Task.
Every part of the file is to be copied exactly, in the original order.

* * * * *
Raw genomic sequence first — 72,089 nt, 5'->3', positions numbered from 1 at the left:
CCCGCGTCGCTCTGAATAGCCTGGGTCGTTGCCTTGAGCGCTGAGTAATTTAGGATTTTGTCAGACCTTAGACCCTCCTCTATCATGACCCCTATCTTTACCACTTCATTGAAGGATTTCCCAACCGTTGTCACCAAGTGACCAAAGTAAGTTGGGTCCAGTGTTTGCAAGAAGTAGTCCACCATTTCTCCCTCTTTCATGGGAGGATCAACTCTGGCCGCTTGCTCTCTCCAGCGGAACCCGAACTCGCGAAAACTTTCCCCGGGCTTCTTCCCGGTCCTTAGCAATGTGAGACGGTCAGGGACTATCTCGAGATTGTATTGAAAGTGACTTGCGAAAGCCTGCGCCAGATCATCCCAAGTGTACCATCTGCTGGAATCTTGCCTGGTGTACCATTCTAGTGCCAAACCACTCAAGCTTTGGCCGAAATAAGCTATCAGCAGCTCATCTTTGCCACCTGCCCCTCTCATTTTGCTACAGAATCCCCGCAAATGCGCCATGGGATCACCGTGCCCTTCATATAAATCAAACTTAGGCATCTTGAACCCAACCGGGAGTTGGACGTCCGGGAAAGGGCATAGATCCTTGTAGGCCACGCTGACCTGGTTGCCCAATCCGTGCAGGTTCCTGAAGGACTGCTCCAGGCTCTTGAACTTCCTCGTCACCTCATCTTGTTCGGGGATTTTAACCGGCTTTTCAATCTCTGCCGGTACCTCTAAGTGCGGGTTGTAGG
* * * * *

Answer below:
Raw genomic sequence first — 72,089 nt, 5'->3', positions numbered from 1 at the left:
CCCGCGTCGCTCTGAATAGCCTGGGTCGTTGCCTTGAGCGCTGAGTAATTTAGGATTTTGTCAGACCTTAGACCCTCCTCTATCATGACCCCTATCTTTACCACTTCATTGAAGGATTTCCCAACCGTTGTCACCAAGTGACCAAAGTAAGTTGGGTCCAGTGTTTGCAAGAAGTAGTCCACCATTTCTCCCTCTTTCATGGGAGGATCAACTCTGGCCGCTTGCTCTCTCCAGCGGAACCCGAACTCGCGAAAACTTTCCCCGGGCTTCTTCCCGGTCCTTAGCAATGTGAGACGGTCAGGGACTATCTCGAGATTGTATTGAAAGTGACTTGCGAAAGCCTGCGCCAGATCATCCCAAGTGTACCATCTGCTGGAATCTTGCCTGGTGTACCATTCTAGTGCCAAACCACTCAAGCTTTGGCCGAAATAAGCTATCAGCAGCTCATCTTTGCCACCTGCCCCTCTCATTTTGCTACAGAATCCCCGCAAATGCGCCATGGGATCACCGTGCCCTTCATATAAATCAAACTTAGGCATCTTGAACCCAACCGGGAGTTGGACGTCCGGGAAAGGGCATAGATCCTTGTAGGCCACGCTGACCTGGTTGCCCAATCCGTGCAGGTTCCTGAAGGACTGCTCCAGGCTCTTGAACTTCCTCGTCACCTCATCTTGTTCGGGGATTTTAACCGGCTTTTCAATCTCTGCCGGTACCTCTAAGTGCGGGTTGTAGG